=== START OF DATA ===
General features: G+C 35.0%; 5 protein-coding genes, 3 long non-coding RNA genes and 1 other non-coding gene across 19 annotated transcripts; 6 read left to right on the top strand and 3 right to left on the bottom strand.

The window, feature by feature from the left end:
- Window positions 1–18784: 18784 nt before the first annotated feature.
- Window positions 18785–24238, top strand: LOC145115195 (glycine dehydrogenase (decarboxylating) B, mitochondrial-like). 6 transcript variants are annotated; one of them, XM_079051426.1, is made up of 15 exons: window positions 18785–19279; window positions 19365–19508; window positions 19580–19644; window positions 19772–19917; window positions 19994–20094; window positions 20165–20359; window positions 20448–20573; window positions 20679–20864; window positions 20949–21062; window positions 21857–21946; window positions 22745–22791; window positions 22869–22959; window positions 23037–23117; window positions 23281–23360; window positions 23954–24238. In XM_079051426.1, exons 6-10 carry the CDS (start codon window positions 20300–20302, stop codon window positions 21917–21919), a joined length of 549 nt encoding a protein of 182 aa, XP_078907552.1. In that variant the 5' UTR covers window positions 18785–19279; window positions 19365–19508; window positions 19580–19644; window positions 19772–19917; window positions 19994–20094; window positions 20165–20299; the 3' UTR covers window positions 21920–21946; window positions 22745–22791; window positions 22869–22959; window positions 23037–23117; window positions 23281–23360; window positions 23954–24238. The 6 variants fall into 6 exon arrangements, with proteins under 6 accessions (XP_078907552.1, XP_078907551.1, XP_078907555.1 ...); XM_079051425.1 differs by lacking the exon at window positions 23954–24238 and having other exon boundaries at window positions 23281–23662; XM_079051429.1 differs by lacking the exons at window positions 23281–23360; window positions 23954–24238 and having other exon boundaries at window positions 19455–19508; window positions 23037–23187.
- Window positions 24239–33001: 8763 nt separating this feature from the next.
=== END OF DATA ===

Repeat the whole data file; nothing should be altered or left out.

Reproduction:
General features: G+C 35.0%; 5 protein-coding genes, 3 long non-coding RNA genes and 1 other non-coding gene across 19 annotated transcripts; 6 read left to right on the top strand and 3 right to left on the bottom strand.

The window, feature by feature from the left end:
- Window positions 1–18784: 18784 nt before the first annotated feature.
- Window positions 18785–24238, top strand: LOC145115195 (glycine dehydrogenase (decarboxylating) B, mitochondrial-like). 6 transcript variants are annotated; one of them, XM_079051426.1, is made up of 15 exons: window positions 18785–19279; window positions 19365–19508; window positions 19580–19644; window positions 19772–19917; window positions 19994–20094; window positions 20165–20359; window positions 20448–20573; window positions 20679–20864; window positions 20949–21062; window positions 21857–21946; window positions 22745–22791; window positions 22869–22959; window positions 23037–23117; window positions 23281–23360; window positions 23954–24238. In XM_079051426.1, exons 6-10 carry the CDS (start codon window positions 20300–20302, stop codon window positions 21917–21919), a joined length of 549 nt encoding a protein of 182 aa, XP_078907552.1. In that variant the 5' UTR covers window positions 18785–19279; window positions 19365–19508; window positions 19580–19644; window positions 19772–19917; window positions 19994–20094; window positions 20165–20299; the 3' UTR covers window positions 21920–21946; window positions 22745–22791; window positions 22869–22959; window positions 23037–23117; window positions 23281–23360; window positions 23954–24238. The 6 variants fall into 6 exon arrangements, with proteins under 6 accessions (XP_078907552.1, XP_078907551.1, XP_078907555.1 ...); XM_079051425.1 differs by lacking the exon at window positions 23954–24238 and having other exon boundaries at window positions 23281–23662; XM_079051429.1 differs by lacking the exons at window positions 23281–23360; window positions 23954–24238 and having other exon boundaries at window positions 19455–19508; window positions 23037–23187.
- Window positions 24239–33001: 8763 nt separating this feature from the next.